Abraham de Moivre

Mathematician, Academic

1667 – 1754

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Who was Abraham de Moivre?

Abraham de Moivre was a French mathematician known for de Moivre's formula, one of those that link complex numbers and trigonometry, and for his work on the normal distribution and probability theory. He was a friend of Isaac Newton, Edmund Halley, and James Stirling. Among his fellow Huguenot exiles in England, he was a colleague of the editor and translator Pierre des Maizeaux.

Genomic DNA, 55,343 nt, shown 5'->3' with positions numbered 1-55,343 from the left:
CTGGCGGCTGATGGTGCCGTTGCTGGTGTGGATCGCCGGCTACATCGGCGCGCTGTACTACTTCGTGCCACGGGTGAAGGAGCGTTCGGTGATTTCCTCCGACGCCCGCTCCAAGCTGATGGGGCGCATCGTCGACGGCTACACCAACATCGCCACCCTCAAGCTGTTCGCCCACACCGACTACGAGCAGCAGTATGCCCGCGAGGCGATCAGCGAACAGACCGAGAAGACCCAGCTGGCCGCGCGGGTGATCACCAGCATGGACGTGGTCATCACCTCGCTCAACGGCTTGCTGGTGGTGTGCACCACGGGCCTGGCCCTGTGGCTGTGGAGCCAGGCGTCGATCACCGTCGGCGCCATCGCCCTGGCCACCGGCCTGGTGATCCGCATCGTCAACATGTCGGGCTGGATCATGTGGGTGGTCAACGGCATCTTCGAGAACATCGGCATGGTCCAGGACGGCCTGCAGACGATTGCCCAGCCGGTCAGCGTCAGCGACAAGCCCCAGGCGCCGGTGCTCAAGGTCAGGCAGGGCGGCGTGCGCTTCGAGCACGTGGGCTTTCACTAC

De Moivre wrote a book on probability theory, The Doctrine of Chances, said to have been prized by gamblers. De Moivre first discovered Binet's formula, the closed-form expression for Fibonacci numbers linking the nth power of the golden ratio φ to the nth Fibonacci number.

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Born
May 26, 1667
Vitry-le-François
Also known as
  • Abraham Demoivre
Religion
  • Calvinism
Nationality
  • France
  • England
Profession
Education
  • Academy of Saumur
Lived in
  • Champagne-Ardenne
  • England
Died
Nov 27, 1754
London

Submitted
on July 23, 2013

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